Video: Shakespeare’s Henry IV in West Philadelphia’s Clark Park. Credit: Brian Siano on YouTube.
When a staging of Shakespeare’s “Henry IV” opens tonight in Philadelphia, city native Brian Anthony Wilson, a black actor perhaps best known for being Detective Vernon Holley in the award-winning “The Wire” television series, will take the stage as king.
“I’m here because I am an actor,” Wilson said. “And I’m selfishly doing this. Playing a king is a challenge but the bigger thing, the key thing, is that I’m showing kids of color and people of color more of what we can do and see.”
That’s an important message for West Philadelphia, the neighborhood where the adaptation kicks off a four-night run in Clark Park, a block off the 43rd Street trolley stop on Baltimore Avenue. Three-quarters of the neighborhood’s residents are black—a demographic not usually counted among Shakespeare fans—and some of them will help stage a battle scene in the production.
Wilson spoke while briefly breaking from studying his lines—and applying insect repellent—as a recent evening’s rehearsals geared up on the main lawn of Clark Park.
Audience awaits a production by Shakespeare in Clark Park. Credit: Shana McDanold on Flickr.
Wilson’s employers for “Henry IV: Your Prince and Mine”—a two-hour adaptation of a usually two-part, seven-hour performance of Shakespeare’s “Henry IV”—are Shakespeare in Clark Park and its partner for this $110,000 theatrical venture, Team Sunshine Performance Corp. The two collaborators won the 2013 Knight Arts Challenge Philadelphia.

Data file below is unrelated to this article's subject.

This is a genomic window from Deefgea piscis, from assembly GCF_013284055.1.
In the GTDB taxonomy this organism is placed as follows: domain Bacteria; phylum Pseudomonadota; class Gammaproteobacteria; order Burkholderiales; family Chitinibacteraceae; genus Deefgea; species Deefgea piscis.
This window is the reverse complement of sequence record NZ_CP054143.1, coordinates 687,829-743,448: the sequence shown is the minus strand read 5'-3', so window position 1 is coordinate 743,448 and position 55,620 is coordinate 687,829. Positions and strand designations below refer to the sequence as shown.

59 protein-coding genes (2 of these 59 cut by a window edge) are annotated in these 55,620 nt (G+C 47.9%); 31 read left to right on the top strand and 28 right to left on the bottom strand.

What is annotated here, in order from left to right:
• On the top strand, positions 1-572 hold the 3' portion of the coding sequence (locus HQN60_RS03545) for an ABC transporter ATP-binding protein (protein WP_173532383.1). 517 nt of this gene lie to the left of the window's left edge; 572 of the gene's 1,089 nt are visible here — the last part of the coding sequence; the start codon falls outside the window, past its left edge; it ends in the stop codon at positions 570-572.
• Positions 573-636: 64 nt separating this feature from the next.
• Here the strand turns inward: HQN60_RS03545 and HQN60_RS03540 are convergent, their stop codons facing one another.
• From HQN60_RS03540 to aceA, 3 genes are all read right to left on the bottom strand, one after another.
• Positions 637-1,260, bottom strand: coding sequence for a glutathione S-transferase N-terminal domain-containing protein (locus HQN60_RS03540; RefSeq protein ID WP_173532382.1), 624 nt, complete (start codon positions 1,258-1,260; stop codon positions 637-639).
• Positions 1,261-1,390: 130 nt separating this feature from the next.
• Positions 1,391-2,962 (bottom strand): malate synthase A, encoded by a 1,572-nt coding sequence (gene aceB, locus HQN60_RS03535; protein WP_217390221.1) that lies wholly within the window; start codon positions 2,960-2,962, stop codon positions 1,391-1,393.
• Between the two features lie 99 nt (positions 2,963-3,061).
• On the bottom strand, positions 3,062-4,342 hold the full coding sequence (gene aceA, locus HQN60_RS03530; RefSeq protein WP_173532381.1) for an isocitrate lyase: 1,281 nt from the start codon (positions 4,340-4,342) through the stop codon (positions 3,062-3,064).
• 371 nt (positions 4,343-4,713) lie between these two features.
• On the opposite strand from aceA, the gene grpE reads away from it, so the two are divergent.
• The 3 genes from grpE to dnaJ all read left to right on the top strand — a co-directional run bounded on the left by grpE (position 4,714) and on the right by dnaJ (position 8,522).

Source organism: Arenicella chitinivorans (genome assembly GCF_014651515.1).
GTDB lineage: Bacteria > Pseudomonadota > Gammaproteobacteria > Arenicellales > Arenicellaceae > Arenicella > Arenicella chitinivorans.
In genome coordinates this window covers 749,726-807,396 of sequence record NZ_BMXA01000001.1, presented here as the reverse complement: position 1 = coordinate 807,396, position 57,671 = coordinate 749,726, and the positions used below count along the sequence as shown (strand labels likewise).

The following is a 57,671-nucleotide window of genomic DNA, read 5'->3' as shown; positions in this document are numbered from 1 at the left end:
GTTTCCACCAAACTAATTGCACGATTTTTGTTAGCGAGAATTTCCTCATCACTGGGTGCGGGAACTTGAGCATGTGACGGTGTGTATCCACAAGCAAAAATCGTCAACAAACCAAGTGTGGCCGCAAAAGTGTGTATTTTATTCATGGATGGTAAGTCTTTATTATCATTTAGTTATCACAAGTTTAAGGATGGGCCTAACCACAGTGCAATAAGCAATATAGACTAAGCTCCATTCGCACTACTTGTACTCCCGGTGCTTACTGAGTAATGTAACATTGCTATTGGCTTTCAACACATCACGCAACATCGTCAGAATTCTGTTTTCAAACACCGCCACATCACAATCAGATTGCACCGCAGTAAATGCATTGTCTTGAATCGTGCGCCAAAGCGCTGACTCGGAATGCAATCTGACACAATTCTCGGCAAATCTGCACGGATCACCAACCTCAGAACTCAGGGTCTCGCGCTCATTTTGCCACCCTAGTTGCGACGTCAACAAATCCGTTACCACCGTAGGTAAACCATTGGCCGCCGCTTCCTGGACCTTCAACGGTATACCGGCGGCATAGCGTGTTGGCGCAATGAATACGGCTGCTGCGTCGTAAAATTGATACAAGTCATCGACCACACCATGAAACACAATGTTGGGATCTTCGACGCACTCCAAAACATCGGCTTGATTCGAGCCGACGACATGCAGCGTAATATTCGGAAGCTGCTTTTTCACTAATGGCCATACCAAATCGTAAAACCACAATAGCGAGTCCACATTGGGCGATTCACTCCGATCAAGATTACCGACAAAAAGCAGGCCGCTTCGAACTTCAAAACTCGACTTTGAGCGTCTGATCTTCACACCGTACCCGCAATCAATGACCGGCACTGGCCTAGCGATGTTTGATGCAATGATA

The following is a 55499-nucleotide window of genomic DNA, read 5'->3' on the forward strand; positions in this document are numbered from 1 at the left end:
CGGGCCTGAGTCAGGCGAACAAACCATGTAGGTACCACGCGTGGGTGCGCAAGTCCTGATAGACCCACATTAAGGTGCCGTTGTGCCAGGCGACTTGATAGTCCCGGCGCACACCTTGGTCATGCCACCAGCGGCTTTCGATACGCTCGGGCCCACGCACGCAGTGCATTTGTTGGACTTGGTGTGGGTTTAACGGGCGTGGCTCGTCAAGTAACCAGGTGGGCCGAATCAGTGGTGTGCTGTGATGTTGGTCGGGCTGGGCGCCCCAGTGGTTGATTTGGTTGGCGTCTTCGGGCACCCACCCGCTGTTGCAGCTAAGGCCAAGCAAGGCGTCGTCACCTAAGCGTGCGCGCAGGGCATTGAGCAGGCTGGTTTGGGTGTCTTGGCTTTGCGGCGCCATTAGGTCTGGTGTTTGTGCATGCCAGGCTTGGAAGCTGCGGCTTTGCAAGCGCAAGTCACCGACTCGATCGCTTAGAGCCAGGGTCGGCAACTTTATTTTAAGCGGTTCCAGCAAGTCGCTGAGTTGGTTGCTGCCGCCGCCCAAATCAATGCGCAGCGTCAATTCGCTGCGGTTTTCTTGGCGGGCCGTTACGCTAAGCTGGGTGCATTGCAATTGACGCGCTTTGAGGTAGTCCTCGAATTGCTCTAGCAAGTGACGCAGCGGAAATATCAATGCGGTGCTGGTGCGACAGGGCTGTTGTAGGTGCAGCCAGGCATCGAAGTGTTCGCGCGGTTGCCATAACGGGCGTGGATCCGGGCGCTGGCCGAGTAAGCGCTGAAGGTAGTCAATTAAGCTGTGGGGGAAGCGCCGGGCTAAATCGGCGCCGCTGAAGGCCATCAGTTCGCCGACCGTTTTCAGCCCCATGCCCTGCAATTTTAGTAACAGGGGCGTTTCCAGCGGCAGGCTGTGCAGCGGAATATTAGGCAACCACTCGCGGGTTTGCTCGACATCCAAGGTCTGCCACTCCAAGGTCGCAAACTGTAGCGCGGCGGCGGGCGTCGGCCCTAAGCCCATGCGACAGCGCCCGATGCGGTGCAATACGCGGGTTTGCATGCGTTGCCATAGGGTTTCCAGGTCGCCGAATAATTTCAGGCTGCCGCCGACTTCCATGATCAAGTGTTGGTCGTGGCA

The Shakespeare project launched in Clark Park in 2006 with the romantic comedy “Twelfth Night” and a resolve to take Shakespeare to a wider swath of people. A range of West Philadelphians use the park: African and Asian immigrants with babies in strollers. Men in pants and calf-length tunics of their native counties. Muslim women in hijab. Longtime neighborhood folks like the black baby boomers who play chess on park tabletops. Also, frequenting the park are college students and 20-something hipsters of assorted races who ramble over from a nearby coffee shop, pizzeria, the South Asian purveyor of “mild or wild” chaat snacks; and workers and clients from the offices of New Horizon Housing, which aims to keep people affordably sheltered in a gentrifying West Philadelphia.